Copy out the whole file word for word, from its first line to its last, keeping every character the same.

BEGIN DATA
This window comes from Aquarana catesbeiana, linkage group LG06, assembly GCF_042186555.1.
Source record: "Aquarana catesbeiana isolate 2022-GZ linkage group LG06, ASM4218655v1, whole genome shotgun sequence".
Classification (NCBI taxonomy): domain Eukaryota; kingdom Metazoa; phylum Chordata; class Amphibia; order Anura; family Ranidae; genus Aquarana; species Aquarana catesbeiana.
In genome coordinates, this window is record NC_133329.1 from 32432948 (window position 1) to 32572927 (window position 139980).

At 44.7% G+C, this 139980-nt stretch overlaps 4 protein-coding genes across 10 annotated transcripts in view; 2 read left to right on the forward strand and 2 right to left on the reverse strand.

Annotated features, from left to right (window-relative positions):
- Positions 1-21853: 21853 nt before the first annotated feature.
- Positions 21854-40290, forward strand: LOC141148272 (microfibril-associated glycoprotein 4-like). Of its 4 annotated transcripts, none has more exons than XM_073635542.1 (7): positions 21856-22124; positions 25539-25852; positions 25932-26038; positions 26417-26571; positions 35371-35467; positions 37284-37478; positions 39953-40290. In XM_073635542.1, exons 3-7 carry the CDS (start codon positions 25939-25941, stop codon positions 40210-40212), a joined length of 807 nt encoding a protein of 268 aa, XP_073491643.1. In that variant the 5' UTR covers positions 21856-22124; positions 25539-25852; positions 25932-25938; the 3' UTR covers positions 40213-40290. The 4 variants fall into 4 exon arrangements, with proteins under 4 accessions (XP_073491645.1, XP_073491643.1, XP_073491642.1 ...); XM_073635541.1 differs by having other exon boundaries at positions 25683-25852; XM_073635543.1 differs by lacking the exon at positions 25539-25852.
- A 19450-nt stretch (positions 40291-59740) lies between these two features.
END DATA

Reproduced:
This window comes from Aquarana catesbeiana, linkage group LG06, assembly GCF_042186555.1.
Source record: "Aquarana catesbeiana isolate 2022-GZ linkage group LG06, ASM4218655v1, whole genome shotgun sequence".
Classification (NCBI taxonomy): domain Eukaryota; kingdom Metazoa; phylum Chordata; class Amphibia; order Anura; family Ranidae; genus Aquarana; species Aquarana catesbeiana.
In genome coordinates, this window is record NC_133329.1 from 32432948 (window position 1) to 32572927 (window position 139980).

At 44.7% G+C, this 139980-nt stretch overlaps 4 protein-coding genes across 10 annotated transcripts in view; 2 read left to right on the forward strand and 2 right to left on the reverse strand.

Annotated features, from left to right (window-relative positions):
- Positions 1-21853: 21853 nt before the first annotated feature.
- Positions 21854-40290, forward strand: LOC141148272 (microfibril-associated glycoprotein 4-like). Of its 4 annotated transcripts, none has more exons than XM_073635542.1 (7): positions 21856-22124; positions 25539-25852; positions 25932-26038; positions 26417-26571; positions 35371-35467; positions 37284-37478; positions 39953-40290. In XM_073635542.1, exons 3-7 carry the CDS (start codon positions 25939-25941, stop codon positions 40210-40212), a joined length of 807 nt encoding a protein of 268 aa, XP_073491643.1. In that variant the 5' UTR covers positions 21856-22124; positions 25539-25852; positions 25932-25938; the 3' UTR covers positions 40213-40290. The 4 variants fall into 4 exon arrangements, with proteins under 4 accessions (XP_073491645.1, XP_073491643.1, XP_073491642.1 ...); XM_073635541.1 differs by having other exon boundaries at positions 25683-25852; XM_073635543.1 differs by lacking the exon at positions 25539-25852.
- A 19450-nt stretch (positions 40291-59740) lies between these two features.